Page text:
Iran Suicide Bombing Kills 27 Revolutionary Guards

A suicide bomber killed at least 27 members of the Islamic Revolutionary Guards Corps and wounded 13 on a bus in a restive region of southeast Iran on Wednesday, Iranian media reported. It was among the deadliest attacks in Iran in years.

The Revolutionary Guards, an elite Iranian paramilitary force, quickly blamed the United States for the assault, which came during the week that Iran’s leaders have been celebrating the 40th anniversary of the Islamic Revolution, which overthrew the American-backed shah in 1979.

The Revolutionary Guards did not explain precisely how the Americans could have been involved in the attack. But Iranian officials suggested it was more than coincidental that it happened as the Trump administration was hosting an anti-Iran-themed meeting in Poland that included delegations from Iran’s regional adversaries, Israel and Saudi Arabia.

Dispatches by the official Islamic Republic News Agency and the Fars News Agency said the victims had been traveling between the cities of Zahedan and Khash near the Pakistan border, a haven for militant separatist groups and drug smugglers.

There were conflicting accounts of the casualties, which often happens in Iran immediately after calamities. Fars initially reported that at least 20 people had died, then updated the death toll to at least 41 — suggesting that everyone on the bus had been killed. Without explanation, Fars later adjusted the toll to 27 dead and 13 wounded, consistent with what the Revolutionary Guards and other news services were saying.

Fars said a bomber driving a car full of explosives on a highway had detonated it near the bus, and a video posted on the agency’s website showed what it said were the charred remains of the bus.

On the social messaging app Telegram, a militant Sunni extremist group called Jaish al-Adl claimed responsibility for the attack, but officials did not confirm that the group was involved. Jaish al-Adl, which means Army of Justice, has links to Al Qaeda and has operated in southeast Iran for years.

A statement issued by the Revolutionary Guards said the bus had been “carrying the warriors of Islam soldiers who were returning from the region to their cities after completing their border mission.”

While the United States and Israel have accused Iran of fomenting terrorism in the Middle East, Iran itself has also been the target of terrorist attacks since the Islamic Revolution.

Last September, gunmen killed at least 25 people and wounded 60 in an assault on a military parade in Ahvaz, in southwestern Iran, where Arab separatists are active. The victims were a mix of Revolutionary Guards members and civilian onlookers.

Less than two years ago, armed assailants, some disguised as women, stormed the Parliament building and the tomb of Iran’s revolutionary founder, in coordinated assaults that left at least 12 people dead. The Islamic State claimed responsibility, boasting that the attacks were its first ever against Iran, where the Shiite Muslim majority is loathed by the Islamic State’s Sunni extremist ideologues.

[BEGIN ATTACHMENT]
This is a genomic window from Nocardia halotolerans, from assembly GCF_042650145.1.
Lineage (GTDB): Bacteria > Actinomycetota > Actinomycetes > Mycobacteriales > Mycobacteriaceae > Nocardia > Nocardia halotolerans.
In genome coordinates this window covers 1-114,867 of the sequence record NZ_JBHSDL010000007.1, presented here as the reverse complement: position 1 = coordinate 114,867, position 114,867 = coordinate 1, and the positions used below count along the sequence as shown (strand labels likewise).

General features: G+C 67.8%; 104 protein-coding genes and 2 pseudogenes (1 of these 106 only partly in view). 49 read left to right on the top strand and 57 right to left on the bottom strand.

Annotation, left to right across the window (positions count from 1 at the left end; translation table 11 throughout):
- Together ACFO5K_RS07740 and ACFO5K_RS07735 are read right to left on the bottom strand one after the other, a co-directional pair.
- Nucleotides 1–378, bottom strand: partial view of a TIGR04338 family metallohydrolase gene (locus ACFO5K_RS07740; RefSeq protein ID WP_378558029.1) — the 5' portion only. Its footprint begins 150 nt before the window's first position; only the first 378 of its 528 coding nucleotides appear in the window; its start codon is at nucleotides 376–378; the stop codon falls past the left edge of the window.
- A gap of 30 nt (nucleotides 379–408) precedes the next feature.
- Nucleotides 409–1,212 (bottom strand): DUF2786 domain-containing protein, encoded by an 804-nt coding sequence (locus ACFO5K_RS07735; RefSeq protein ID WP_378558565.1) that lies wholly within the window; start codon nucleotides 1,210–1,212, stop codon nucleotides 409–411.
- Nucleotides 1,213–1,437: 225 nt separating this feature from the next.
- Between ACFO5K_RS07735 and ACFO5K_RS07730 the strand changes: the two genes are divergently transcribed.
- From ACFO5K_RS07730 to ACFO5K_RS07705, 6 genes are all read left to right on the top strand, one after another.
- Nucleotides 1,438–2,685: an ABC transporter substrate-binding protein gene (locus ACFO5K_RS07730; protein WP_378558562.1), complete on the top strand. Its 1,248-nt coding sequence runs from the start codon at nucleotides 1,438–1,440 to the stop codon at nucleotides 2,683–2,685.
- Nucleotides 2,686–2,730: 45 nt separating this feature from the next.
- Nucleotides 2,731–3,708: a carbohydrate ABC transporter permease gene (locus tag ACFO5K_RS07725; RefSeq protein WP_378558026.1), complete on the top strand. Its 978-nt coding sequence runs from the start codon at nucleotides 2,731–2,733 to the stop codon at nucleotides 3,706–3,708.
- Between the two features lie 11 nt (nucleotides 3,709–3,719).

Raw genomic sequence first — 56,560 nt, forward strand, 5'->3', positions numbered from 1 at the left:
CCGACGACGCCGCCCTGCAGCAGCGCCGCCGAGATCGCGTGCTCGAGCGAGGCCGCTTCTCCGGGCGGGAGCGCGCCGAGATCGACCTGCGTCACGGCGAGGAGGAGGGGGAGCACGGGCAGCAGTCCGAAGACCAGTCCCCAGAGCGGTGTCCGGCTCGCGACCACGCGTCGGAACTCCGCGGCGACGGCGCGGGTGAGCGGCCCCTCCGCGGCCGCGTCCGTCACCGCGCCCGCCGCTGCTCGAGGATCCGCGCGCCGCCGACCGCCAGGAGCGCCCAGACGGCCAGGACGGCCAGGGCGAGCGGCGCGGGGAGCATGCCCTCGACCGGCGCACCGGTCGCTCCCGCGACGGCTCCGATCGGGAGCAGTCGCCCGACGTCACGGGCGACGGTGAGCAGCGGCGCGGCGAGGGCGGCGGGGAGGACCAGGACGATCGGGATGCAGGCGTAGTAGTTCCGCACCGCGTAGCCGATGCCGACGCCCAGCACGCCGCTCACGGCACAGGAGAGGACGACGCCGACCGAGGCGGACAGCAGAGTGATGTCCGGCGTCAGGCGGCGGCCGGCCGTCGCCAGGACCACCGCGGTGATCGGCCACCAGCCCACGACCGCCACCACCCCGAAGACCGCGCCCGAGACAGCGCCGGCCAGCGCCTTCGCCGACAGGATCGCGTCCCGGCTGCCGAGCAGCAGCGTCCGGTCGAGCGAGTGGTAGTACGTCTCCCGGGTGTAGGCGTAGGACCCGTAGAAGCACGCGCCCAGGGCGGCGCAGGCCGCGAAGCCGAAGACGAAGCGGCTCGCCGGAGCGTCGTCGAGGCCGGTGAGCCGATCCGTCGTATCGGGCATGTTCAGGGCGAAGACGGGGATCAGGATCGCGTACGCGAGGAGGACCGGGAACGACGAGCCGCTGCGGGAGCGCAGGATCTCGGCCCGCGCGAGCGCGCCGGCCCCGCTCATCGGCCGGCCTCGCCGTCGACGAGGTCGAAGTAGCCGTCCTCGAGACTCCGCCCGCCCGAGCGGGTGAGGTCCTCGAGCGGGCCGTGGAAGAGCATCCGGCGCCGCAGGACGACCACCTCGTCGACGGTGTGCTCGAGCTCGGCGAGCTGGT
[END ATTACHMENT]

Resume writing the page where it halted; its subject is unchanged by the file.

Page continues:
A southeastern Iranian province, Sistan and Baluchistan, is home to several extremist Sunni groups such as Jaish al-Adl that have committed sporadic bombings, assassinations and other attacks on Iranian security forces and officials.

The latest attack came against the backdrop of a two-day diplomatic meeting in Warsaw organized by the United States and aimed partly at pressuring and isolating Iran.

Iranian leaders have often accused the United States and its key Middle East allies, Saudi Arabia and Israel, of supporting armed opposition groups inside Iran with money, intelligence and weapons. Representatives of at least one Iranian opposition group, the Mujahedeen Khalq, or M.E.K., which has advocated regime change in Iran and was once considered a terrorist organization by the United States, were present at the Warsaw meeting.

Foreign Minister Mohammad Javad Zarif of Iran, in a posting on his Twitter account, quickly drew a link between the Warsaw meeting and the deadly bus attack.

“Is it no coincidence that Iran is hit by terror on the very day that #WarsawCircus begins?” he wrote. “Especially when cohorts of same terrorists cheer it from Warsaw streets & support it with twitter bots? US seems to always make the same wrong choices, but expect different results.”

A well-known Iranian hard-line politician, Hamid Reza Taraghi, also drew a connection between the attack and Iran’s most outspoken adversaries, including Maryam Rajavi, a leader-in-exile of the M.E.K. who sent a video message of support to the group’s “Free Iran” opposition rally in Warsaw.

Mr. Taraghi said “dozens of terrorist plots” intended to be carried out on Monday, when Iran officially celebrated the Islamic Revolution anniversary, had been foiled by Iranian intelligence services.

The bus bombing was “not a big deal militarily, but this suicidal attack in the border area is a cowardly act,” Mr. Taraghi said. “For sure Saudi Arabia, America and MEK must be blamed.”

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